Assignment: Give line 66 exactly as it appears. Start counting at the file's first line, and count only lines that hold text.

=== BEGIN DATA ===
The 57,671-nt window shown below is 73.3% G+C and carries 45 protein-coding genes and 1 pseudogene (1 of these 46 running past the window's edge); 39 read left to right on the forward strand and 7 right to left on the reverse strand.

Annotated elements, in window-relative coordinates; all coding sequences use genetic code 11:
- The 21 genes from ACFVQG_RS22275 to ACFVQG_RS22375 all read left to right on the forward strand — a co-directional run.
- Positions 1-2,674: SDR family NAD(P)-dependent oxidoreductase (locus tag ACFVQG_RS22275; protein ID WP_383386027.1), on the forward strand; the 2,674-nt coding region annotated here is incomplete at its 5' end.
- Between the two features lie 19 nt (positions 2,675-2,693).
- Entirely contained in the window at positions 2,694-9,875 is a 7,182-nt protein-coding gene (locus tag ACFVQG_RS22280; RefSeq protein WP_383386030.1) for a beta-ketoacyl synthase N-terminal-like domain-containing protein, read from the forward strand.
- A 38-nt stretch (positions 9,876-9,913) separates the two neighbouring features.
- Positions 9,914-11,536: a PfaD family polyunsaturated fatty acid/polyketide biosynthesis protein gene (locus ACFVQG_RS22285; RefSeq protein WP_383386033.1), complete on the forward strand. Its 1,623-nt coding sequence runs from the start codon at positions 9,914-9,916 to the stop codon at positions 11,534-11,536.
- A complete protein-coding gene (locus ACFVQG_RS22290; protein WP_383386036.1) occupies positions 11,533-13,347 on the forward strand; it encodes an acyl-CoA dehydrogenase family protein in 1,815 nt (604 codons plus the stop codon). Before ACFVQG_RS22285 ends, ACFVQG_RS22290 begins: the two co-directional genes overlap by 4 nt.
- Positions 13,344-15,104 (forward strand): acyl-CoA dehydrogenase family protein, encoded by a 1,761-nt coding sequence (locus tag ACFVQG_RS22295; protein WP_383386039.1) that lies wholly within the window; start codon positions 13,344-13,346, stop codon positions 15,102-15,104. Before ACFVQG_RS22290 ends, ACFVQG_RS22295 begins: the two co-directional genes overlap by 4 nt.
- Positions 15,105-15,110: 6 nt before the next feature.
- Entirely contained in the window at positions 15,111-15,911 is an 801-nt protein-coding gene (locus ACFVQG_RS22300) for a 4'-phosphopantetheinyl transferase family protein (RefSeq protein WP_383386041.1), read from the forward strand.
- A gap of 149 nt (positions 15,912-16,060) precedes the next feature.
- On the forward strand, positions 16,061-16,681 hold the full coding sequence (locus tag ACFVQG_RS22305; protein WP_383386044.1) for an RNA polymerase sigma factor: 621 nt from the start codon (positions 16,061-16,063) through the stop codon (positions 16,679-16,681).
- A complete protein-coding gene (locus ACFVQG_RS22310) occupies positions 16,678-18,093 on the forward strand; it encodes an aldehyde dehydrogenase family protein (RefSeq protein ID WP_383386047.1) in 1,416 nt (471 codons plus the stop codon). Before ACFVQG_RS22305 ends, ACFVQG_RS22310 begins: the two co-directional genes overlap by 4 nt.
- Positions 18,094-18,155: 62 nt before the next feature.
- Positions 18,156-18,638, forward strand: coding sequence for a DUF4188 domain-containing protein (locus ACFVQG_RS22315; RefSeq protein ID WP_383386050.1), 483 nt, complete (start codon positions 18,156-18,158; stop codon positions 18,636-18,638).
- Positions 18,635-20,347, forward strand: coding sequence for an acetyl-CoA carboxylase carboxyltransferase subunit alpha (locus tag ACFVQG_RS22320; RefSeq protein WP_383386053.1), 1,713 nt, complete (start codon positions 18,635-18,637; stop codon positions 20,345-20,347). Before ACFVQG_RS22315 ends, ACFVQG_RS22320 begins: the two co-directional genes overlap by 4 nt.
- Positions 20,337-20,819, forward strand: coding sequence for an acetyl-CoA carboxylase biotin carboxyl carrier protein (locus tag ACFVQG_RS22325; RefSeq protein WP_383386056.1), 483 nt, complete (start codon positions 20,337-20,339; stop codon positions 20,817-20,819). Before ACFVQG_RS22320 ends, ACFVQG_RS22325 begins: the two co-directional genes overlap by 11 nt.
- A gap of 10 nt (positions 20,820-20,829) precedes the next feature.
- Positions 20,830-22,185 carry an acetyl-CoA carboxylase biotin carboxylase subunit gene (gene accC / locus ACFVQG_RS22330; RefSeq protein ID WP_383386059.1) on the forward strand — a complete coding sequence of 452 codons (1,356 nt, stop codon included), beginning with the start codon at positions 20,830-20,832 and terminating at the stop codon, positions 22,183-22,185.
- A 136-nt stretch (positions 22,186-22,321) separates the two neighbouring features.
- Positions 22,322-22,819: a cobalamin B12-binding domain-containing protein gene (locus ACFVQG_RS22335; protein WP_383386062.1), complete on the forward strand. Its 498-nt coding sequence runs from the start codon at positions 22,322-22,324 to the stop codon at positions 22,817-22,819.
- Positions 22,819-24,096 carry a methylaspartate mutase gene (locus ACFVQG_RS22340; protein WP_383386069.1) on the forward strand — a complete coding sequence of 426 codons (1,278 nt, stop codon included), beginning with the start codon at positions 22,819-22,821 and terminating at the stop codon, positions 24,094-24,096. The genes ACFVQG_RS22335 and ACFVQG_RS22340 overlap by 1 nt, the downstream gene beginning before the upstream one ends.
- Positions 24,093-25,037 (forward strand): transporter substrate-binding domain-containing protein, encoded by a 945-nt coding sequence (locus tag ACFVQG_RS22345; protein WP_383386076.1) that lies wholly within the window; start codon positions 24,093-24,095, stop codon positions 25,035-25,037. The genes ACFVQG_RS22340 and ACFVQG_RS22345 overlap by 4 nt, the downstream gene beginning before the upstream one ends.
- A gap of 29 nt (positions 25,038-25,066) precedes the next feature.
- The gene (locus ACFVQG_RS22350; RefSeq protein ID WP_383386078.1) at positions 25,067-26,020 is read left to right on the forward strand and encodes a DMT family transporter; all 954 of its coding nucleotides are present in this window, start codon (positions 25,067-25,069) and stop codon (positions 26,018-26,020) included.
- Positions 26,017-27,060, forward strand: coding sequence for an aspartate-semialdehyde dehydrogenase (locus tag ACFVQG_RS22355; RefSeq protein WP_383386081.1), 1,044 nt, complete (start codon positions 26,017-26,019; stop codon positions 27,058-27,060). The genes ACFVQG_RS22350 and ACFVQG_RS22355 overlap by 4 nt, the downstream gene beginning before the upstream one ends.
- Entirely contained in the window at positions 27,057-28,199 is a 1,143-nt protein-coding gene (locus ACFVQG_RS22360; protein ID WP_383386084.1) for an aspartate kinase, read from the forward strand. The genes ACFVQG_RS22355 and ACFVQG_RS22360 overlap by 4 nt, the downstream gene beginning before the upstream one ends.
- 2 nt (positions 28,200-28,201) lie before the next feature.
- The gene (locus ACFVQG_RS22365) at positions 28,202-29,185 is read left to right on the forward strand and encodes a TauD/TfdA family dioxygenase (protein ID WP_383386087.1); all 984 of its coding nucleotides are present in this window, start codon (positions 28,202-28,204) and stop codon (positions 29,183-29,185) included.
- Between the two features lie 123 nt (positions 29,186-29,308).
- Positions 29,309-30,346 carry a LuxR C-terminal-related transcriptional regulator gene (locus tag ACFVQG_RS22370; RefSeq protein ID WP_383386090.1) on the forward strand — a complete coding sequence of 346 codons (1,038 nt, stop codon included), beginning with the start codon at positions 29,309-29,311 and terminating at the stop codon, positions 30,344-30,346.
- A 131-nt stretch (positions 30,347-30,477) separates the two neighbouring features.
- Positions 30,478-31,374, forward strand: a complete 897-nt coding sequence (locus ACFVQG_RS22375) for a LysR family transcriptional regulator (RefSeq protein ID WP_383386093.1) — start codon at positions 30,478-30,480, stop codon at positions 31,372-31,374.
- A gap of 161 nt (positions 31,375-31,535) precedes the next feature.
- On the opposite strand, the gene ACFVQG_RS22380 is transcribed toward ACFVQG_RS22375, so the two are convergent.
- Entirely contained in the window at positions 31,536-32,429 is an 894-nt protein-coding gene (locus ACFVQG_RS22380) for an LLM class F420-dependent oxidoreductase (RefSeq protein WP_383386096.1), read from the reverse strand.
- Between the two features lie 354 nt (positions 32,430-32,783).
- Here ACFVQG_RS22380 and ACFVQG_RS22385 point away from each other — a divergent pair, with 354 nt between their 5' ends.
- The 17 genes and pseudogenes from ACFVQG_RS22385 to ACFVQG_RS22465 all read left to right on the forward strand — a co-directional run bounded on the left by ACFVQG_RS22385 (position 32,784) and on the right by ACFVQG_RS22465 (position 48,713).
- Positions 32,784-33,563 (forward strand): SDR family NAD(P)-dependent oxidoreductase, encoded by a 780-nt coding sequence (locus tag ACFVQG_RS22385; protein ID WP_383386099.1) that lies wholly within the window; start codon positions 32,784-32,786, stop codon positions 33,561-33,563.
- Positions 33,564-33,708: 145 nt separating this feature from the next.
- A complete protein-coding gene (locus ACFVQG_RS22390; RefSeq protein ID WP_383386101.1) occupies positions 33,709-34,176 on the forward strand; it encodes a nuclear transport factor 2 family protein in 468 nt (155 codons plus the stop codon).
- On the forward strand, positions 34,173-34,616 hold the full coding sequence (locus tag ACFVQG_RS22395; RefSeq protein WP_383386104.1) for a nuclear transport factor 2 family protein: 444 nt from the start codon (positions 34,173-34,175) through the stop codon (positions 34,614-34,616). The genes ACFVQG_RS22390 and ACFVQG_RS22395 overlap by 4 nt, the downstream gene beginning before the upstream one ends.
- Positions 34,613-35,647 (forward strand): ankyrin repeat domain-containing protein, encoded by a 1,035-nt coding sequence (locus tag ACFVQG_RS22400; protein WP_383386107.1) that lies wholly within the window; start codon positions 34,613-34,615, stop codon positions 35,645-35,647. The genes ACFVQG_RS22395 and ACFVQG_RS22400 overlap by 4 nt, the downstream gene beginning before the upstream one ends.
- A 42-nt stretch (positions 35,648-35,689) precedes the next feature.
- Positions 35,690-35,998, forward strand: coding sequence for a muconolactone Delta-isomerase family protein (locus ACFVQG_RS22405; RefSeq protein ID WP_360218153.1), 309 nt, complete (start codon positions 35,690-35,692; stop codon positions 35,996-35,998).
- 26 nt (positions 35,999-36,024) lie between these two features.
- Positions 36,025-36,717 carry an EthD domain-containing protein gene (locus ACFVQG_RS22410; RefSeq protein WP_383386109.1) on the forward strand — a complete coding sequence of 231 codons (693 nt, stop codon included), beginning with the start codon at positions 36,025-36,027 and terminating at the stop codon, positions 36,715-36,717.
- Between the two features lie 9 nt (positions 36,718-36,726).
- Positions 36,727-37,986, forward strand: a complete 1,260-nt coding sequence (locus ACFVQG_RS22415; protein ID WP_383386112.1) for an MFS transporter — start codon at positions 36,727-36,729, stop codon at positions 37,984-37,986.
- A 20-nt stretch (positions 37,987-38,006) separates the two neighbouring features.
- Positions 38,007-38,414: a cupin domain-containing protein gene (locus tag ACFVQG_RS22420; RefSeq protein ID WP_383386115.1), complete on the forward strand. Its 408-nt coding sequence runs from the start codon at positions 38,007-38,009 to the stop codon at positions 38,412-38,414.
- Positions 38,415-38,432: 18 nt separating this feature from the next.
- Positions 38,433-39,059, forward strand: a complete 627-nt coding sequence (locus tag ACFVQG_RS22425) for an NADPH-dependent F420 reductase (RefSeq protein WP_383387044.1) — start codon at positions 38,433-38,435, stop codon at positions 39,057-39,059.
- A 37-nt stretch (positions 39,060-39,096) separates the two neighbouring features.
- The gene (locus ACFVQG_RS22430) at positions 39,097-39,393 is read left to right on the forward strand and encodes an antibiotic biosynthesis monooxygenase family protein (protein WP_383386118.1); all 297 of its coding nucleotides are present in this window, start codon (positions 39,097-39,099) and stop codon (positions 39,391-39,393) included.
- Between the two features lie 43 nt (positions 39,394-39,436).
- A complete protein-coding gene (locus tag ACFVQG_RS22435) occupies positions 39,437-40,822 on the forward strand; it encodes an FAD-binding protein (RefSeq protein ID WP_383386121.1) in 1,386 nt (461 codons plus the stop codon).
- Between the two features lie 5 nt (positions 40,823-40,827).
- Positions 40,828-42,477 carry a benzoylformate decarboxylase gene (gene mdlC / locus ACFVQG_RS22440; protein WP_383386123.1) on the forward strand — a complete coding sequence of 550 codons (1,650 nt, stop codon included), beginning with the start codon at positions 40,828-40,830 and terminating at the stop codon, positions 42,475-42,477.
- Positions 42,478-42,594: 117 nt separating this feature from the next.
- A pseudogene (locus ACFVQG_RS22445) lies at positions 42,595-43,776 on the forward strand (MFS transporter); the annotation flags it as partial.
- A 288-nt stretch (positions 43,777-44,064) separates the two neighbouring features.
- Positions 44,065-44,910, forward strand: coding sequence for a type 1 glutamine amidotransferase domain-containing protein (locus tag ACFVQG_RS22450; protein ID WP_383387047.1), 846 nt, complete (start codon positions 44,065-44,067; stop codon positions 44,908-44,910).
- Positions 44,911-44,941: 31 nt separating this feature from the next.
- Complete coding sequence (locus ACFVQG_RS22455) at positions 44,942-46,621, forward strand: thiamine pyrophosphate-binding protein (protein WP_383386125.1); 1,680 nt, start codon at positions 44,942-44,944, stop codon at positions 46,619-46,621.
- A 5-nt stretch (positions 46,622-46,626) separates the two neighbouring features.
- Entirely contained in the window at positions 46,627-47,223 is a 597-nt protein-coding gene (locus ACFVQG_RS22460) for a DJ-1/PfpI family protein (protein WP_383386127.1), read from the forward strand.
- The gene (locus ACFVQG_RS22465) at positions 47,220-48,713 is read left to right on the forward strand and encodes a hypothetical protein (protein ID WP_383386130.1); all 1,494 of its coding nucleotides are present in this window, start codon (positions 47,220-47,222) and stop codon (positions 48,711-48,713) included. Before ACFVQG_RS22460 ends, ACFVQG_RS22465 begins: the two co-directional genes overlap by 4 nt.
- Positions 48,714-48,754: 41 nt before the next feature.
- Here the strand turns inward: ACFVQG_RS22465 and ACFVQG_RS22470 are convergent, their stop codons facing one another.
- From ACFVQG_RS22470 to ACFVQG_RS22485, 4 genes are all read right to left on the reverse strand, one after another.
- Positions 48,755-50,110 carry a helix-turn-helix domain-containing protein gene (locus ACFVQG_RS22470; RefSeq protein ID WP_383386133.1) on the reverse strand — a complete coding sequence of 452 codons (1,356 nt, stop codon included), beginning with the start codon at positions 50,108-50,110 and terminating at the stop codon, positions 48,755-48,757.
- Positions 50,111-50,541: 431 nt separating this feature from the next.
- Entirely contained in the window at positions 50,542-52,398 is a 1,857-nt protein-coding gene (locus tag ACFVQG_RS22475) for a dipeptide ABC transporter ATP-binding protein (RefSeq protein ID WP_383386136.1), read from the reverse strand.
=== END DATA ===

- Positions 44,065-44,910, forward strand: coding sequence for a type 1 glutamine amidotransferase domain-containing protein (locus tag ACFVQG_RS22450; protein ID WP_383387047.1), 846 nt, complete (start codon positions 44,065-44,067; stop codon positions 44,908-44,910).